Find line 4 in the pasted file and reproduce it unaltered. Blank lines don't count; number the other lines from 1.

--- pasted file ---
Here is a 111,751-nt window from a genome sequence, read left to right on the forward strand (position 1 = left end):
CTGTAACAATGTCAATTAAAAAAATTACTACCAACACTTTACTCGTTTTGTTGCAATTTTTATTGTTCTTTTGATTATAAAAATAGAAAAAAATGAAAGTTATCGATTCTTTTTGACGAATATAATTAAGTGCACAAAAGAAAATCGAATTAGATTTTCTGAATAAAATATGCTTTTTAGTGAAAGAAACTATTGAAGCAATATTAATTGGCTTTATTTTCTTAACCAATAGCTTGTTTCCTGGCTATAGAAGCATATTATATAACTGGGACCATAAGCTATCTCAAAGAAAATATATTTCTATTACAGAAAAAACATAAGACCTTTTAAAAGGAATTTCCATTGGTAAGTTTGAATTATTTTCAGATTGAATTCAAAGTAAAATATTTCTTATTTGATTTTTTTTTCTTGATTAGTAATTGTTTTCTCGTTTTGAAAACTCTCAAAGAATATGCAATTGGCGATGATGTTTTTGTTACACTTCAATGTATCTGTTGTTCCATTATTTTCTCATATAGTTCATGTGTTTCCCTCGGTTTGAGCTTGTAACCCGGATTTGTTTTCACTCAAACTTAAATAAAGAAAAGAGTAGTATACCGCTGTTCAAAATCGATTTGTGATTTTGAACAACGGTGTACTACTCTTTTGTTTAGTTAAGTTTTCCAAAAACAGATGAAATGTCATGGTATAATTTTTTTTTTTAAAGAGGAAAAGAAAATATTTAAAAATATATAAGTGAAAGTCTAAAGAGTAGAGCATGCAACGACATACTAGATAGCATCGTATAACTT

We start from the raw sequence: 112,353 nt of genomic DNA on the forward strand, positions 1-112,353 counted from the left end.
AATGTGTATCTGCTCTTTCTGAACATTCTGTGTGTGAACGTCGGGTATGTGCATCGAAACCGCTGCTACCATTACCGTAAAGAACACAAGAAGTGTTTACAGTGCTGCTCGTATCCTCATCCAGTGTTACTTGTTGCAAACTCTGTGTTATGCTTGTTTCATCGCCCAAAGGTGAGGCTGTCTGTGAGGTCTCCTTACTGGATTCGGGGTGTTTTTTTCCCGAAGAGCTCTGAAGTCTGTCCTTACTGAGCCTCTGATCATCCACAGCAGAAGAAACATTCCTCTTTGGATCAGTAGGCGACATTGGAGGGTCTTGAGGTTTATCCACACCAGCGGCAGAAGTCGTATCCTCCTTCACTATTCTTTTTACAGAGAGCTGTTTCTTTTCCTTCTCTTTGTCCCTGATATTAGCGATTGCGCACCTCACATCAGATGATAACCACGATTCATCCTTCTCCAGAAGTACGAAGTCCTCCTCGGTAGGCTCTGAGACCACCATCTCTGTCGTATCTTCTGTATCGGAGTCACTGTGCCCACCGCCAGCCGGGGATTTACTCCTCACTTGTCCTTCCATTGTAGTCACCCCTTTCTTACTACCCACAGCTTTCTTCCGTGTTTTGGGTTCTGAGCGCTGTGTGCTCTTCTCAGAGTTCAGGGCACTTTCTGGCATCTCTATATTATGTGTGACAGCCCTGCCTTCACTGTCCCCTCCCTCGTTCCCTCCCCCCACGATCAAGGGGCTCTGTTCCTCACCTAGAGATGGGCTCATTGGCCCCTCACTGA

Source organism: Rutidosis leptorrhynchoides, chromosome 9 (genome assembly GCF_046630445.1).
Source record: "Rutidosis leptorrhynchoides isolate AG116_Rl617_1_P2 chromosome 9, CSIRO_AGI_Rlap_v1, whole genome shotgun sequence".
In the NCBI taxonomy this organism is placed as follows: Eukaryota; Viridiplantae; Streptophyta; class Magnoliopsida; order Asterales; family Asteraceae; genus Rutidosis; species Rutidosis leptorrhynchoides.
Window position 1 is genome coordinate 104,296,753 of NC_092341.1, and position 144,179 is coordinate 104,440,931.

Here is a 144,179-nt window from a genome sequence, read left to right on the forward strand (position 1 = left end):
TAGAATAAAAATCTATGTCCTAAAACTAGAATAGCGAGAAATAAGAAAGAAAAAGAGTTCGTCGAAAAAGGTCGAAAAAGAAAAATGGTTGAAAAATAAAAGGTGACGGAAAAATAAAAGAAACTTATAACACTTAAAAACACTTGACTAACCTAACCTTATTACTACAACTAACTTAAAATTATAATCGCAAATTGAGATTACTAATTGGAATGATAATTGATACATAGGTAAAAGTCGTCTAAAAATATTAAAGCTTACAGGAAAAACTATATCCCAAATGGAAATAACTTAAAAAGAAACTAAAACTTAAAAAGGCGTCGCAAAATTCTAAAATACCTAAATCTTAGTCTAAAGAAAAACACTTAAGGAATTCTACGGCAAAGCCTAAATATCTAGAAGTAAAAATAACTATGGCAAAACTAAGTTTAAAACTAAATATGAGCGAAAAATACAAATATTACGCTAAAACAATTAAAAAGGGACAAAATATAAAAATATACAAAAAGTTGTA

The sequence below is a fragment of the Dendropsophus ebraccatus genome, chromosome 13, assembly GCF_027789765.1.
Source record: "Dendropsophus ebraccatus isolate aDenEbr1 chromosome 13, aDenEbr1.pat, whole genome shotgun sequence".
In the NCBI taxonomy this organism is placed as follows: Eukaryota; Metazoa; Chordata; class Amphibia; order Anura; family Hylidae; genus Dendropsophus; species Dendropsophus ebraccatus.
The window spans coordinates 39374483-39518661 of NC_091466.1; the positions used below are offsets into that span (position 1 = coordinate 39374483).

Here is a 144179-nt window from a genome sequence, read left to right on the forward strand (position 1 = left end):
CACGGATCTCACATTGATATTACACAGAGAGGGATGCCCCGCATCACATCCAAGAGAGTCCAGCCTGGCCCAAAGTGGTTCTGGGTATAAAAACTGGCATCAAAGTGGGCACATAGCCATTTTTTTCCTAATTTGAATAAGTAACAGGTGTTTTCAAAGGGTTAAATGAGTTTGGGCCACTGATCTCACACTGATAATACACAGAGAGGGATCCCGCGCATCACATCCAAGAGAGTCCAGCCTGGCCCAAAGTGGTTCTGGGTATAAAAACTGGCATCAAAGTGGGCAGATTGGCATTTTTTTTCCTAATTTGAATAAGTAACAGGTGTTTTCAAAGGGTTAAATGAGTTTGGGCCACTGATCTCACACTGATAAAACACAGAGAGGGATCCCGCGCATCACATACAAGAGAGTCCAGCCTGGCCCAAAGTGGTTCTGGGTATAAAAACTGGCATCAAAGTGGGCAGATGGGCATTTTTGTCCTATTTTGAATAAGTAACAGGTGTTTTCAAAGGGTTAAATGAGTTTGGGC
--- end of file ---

AATGTGTATCTGCTCTTTCTGAACATTCTGTGTGTGAACGTCGGGTATGTGCATCGAAACCGCTGCTACCATTACCGTAAAGAACACAAGAAGTGTTTACAGTGCTGCTCGTATCCTCATCCAGTGTTACTTGTTGCAAACTCTGTGTTATGCTTGTTTCATCGCCCAAAGGTGAGGCTGTCTGTGAGGTCTCCTTACTGGATTCGGGGTGTTTTTTTCCCGAAGAGCTCTGAAGTCTGTCCTTACTGAGCCTCTGATCATCCACAGCAGAAGAAACATTCCTCTTTGGATCAGTAGGCGACATTGGAGGGTCTTGAGGTTTATCCACACCAGCGGCAGAAGTCGTATCCTCCTTCACTATTCTTTTTACAGAGAGCTGTTTCTTTTCCTTCTCTTTGTCCCTGATATTAGCGATTGCGCACCTCACATCAGATGATAACCACGATTCATCCTTCTCCAGAAGTACGAAGTCCTCCTCGGTAGGCTCTGAGACCACCATCTCTGTCGTATCTTCTGTATCGGAGTCACTGTGCCCACCGCCAGCCGGGGATTTACTCCTCACTTGTCCTTCCATTGTAGTCACCCCTTTCTTACTACCCACAGCTTTCTTCCGTGTTTTGGGTTCTGAGCGCTGTGTGCTCTTCTCAGAGTTCAGGGCACTTTCTGGCATCTCTATATTATGTGTGACAGCCCTGCCTTCACTGTCCCCTCCCTCGTTCCCTCCCCCCACGATCAAGGGGCTCTGTTCCTCACCTAGAGATGGGCTCATTGGCCCCTCACTGA